HOSIER, alias LENE, alias TAYLOR, William, of Grimsby, Lincs.
Available from Boydell and Brewer
Family and Education
m. by Sept. 1395, Agnes, 2s.1
According to a royal pardon issued to him in September 1398, this MP was also known as a resident of Langton and Market Rasen, but no further evidence has survived about his activities in these parts of Lincolnshire. The pardon also refers tantalizingly to unspecified support which he had previously given to the Lords Appellant of 1388 in their attack upon Richard II’s unpopular favourites, this being the only indication of his personal sympathies. Meanwhile, in the autumn of 1395, he and his wife, Agnes, acquired a messuage on the south side of the market-place in Grimsby for the sum of £10, an undertaking which provides the earliest reference to his connexion with the borough. It was, however, as a local burgess that Hosier was pardoned just a few weeks later for all illegal purchases and weighings of wool. His commercial interests were in fact extremely diverse, for like most of his fellow merchants he dealt in whatever commodities were available. In 1400, for example, he sent cured herring worth 18s. to Caistor; and he was also involved in a dispute with one John Burton, a deep-sea fisherman who sailed as far afield as Iceland, over the loss of tackle at sea. Another of his lawsuits was brought against one John Berkesikell who sold him 3,000 turves, many of which had not been properly cut.2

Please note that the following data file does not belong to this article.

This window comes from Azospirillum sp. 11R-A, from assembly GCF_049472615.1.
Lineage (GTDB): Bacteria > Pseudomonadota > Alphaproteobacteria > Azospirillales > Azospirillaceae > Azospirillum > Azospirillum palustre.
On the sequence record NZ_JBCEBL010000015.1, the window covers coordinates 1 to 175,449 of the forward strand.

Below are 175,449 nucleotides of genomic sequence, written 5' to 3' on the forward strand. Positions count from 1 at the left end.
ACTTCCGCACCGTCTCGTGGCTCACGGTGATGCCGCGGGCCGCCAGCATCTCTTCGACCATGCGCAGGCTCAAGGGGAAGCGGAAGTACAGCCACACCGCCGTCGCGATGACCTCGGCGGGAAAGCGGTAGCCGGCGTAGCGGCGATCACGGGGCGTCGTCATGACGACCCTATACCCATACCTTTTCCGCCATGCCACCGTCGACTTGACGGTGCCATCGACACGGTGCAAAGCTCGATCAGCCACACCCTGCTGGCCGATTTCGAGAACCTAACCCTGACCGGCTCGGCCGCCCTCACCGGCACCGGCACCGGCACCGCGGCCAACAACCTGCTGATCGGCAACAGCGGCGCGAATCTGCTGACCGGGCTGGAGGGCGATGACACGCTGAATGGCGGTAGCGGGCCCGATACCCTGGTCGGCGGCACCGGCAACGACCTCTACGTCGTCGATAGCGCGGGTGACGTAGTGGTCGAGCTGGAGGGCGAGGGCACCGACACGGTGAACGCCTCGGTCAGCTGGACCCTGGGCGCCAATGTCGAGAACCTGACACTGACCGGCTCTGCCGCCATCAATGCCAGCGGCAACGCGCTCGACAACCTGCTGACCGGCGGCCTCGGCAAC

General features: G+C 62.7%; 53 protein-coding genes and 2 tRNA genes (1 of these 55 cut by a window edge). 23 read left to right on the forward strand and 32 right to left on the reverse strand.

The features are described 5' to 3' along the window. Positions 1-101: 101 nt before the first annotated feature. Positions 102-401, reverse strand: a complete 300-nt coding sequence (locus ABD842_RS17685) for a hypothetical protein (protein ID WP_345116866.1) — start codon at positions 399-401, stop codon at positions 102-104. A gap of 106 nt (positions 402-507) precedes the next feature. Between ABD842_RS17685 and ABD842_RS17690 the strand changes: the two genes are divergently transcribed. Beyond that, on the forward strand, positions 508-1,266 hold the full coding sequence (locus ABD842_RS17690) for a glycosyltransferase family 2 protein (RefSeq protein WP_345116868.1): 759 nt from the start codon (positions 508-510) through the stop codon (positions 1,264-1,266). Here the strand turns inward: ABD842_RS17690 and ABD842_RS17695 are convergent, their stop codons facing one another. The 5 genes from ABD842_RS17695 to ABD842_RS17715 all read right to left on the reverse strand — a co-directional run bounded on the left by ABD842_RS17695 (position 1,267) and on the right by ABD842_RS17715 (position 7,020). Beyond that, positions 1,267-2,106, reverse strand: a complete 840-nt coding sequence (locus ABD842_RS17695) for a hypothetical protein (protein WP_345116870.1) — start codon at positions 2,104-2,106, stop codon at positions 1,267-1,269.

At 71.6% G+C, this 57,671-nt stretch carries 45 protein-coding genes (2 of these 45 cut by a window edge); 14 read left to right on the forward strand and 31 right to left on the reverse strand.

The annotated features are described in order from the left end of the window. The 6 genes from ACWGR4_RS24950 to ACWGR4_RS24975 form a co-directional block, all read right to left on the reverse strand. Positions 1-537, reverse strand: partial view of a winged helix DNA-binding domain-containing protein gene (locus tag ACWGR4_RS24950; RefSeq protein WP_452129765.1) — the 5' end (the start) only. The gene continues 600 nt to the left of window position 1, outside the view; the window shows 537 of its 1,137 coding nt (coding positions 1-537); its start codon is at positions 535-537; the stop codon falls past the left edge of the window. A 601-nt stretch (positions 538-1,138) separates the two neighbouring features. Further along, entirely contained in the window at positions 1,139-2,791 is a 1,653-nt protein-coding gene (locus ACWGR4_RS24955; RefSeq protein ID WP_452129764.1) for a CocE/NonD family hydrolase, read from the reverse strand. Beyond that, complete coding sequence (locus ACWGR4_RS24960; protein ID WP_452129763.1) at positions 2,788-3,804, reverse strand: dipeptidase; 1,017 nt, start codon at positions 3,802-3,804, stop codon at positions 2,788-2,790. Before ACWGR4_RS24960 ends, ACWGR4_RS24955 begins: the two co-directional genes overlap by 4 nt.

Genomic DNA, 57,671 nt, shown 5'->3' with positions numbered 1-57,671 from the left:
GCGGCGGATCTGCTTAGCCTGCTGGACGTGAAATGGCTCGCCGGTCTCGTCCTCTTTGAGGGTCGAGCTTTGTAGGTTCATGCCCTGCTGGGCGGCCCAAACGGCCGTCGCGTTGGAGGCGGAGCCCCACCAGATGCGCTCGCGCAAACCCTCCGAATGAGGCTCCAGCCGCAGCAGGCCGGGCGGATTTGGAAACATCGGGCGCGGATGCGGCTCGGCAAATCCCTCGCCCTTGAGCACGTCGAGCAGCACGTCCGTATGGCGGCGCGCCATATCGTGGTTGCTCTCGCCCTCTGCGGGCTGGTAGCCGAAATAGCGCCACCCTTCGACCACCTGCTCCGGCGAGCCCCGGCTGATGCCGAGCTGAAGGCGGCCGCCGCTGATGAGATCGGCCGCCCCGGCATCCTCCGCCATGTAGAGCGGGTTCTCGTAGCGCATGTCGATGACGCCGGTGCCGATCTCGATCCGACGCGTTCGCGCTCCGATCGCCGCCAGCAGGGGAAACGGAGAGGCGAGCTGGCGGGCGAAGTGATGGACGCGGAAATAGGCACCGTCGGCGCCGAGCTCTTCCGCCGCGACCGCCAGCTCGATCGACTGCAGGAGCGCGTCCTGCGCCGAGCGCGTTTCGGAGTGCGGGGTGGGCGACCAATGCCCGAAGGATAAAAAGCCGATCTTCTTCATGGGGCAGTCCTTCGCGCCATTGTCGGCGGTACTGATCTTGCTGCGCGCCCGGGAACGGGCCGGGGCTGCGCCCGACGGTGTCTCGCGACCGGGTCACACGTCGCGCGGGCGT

The most notable recorded incident in Hosier’s career was his feud with the Grimsby burgess, William Welle*, whom he and his sons, John and William, twice attempted to murder, first at Grimsby and then in a field near Corringham. On the latter occasion Hosier actually managed to stab his adversary, and was duly convicted of malicious wounding at the sessions of the peace in 1395. He eventually paid two fines of 40s. for his offence in the court of King’s bench. Hosier served on a jury at Grimsby for the assessment of taxes in about 1402, at which time his son, William, held office as bailiff. The latter had previously been involved in yet another case of assault, but despite his somewhat truculent disposition he too enjoyed considerable influence in the borough.3
Ref Volumes: 1386-1421